What Is Marzipan?

It's an essential ingredient for holiday baking. But what is marzipan? And what are your options if you can't find any at the store?

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You’ve seen it in baking recipes, and it even has its own holiday (January 12, in case you were wondering). Marzipan is an incredible baking ingredient that’s essential to the best holiday treats. It’s sweet and delicious, and you can use it to make the cutest little candies, frosted cakes and bite-sized, Marzipan-filled dessert cups. If you’ve never worked with it before, you might think marzipan is another name for almond paste. They’re both made with almonds, so they must be the same, right?

What Is Marzipan, Anyway?

Before we dive into how to make it, you may be wondering what marzipan is. Marzipan is a light, candy-like mixture made by mixing finely-ground almonds with sugar, corn syrup and egg whites. Some say it originated in Persia, but others claim it came from Germany, Spain, Italy or France. In fact, the ingredient was so popular in Spain that settlers brought it over to the Americas, where it is made with peanuts instead of almonds.

While its origins are vague, one thing is clear: It has become famous for its use during Christmastime. You’ll find chocolate-covered treats all year round, but the winter holidays bring us the famous stollen cake from Germany and yule logs from France.

Are Almond Paste and Marzipan the Same Thing?

If you’re tempted to use almond paste as a substitute for marzipan, don’t! You can certainly add sugar and corn syrup to almond paste to make it marzipan-like, but it’s not a good swap as-is. Both products are made with sugar and almonds, but marzipan has a candy-like flavor and a secret ingredient–an egg white–that makes it smooth and moldable. Almond paste, on the other hand, is coarser in texture and less sweet, making it better suited for use as a filling.

You might see people use marzipan and fondant interchangeably in cake decorating. You could certainly use fondant as a substitute, since it has the same sweet flavor and a moldable consistency, but you’ll find it’s not as easy to work with. The almonds in marzipan act as a flour, keeping the product moist and easy to roll. Fondant is made from sugar and gelatin, so it tends to dry out easily as you roll it. It also lacks the characteristic almond flavor that makes marzipan so crave-worthy.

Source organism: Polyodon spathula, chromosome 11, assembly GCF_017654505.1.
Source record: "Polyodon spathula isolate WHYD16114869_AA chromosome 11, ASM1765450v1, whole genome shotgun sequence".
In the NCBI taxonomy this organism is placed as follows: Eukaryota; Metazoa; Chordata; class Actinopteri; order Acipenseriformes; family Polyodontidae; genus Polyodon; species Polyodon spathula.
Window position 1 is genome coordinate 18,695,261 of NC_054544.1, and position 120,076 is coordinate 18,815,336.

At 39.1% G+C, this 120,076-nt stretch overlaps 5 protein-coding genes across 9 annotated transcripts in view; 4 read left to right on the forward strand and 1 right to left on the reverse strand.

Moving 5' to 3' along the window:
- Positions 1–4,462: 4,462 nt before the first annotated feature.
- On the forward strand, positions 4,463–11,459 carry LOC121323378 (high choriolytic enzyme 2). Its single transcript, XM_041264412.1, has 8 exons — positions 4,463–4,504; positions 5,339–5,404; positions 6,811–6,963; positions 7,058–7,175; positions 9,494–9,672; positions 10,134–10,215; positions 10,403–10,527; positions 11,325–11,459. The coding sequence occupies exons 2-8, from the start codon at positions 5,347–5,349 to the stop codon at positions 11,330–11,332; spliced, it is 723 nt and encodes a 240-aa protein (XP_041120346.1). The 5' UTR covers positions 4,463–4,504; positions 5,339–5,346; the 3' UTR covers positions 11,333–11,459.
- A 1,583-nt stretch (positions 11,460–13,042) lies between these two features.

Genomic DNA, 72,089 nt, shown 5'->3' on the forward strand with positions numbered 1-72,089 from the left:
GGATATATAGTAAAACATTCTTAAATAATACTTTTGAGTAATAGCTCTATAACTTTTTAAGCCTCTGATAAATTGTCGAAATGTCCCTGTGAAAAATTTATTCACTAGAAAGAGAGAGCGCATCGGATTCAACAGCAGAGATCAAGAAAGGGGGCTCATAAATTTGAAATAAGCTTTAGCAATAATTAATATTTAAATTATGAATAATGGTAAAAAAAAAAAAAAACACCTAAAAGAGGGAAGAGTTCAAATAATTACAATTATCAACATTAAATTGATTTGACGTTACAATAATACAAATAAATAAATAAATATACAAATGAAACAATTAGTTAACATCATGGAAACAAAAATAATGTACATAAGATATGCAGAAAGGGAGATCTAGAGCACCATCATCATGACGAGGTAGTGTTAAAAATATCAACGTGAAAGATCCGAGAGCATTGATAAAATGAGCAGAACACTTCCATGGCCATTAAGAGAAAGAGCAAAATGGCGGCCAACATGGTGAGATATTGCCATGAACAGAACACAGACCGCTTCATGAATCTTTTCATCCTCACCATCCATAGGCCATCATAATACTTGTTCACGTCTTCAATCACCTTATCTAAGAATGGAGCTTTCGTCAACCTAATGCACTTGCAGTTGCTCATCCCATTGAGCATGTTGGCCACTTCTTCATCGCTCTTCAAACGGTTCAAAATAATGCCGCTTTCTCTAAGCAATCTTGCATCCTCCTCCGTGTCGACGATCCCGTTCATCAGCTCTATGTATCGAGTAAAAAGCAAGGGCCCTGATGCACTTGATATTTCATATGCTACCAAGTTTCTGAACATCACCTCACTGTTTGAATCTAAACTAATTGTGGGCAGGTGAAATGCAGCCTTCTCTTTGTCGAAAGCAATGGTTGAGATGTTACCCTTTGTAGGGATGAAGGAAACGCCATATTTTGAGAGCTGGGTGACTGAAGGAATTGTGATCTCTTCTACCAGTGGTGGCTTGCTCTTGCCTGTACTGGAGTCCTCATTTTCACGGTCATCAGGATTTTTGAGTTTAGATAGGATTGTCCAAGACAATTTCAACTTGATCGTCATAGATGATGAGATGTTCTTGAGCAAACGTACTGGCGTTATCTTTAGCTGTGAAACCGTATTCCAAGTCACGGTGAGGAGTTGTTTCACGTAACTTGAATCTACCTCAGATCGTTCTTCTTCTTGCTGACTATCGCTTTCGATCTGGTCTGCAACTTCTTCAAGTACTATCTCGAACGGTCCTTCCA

How to Make Marzipan

It’s actually surprisingly easy to make marzipan! Many recipes tell you to add confectioners’ sugar and corn syrup to almond paste, but we find these versions way too sweet and lacking in natural almond flavor.


  • 1 cup blanched almonds
  • 1 cup confectioners’ sugar, divided
  • 1 teaspoon almond extract
  • 1 teaspoon light corn syrup
  • 1 tablespoon egg white

Yield: about 1 cup


Step 1: Blend it up

Start by combining the almonds and 1/4 cup of the confectioners’ sugar in a food processor (this is our favorite food processor brand!). Pulse the mixture until it’s well blended. Then, add the remaining confectioners’ sugar along with the almond extract and light corn syrup. Process for one minute until the mixture is very smooth. Finally, add the egg white and process until the mixture forms a ball.

Step 2: Let it rest

No matter how you plan to use it, it’s important to let the marzipan rest. Otherwise, the mixture will be too warm and can fall apart as you work it. Remove the marzipan from the food processor and tightly wrap it in plastic wrap. Refrigerate for one hour, until firm.

Step 3: Enjoy!

The marzipan is now ready to use! You can eat it as-is like candy, or press it into molds to make fun shapes like fruits, stars or animals. It can also be used like fondant as a cake topper or placed between two cake layers to create a flavorful divider. If you’d like, you can color it using food coloring to make it extra festive. Now, try these marzipan cake recipes that we love.

Lindsay D. Mattison
Lindsay has been writing for digital publications for seven years and has 10 years of experience working as a professional chef. She became a full-time food writer at Taste of Home in 2023, although she’s been a regular contributor since 2017. Throughout her career, Lindsay has been a freelance writer and recipe developer for multiple publications, including Wide Open Media, Tasting Table, Mashed and SkinnyMs. Lindsay is an accomplished product tester and spent six years as a freelance product tester at Reviewed (part of the USA Today network). She has tested everything from cooking gadgets to knives, cookware sets, meat thermometers, pizza ovens and more than 60 grills (including charcoal, gas, kamado, smoker and pellet grills). Lindsay still cooks professionally for pop-up events, especially when she can highlight local, seasonal ingredients. As a writer, Lindsay loves sharing her skills and experience with home cooks. She aspires to motivate others to gain confidence in the kitchen. When she’s not writing, you’ll find her cooking with fresh produce from the farmers market or planning a trip to discover the best new restaurants.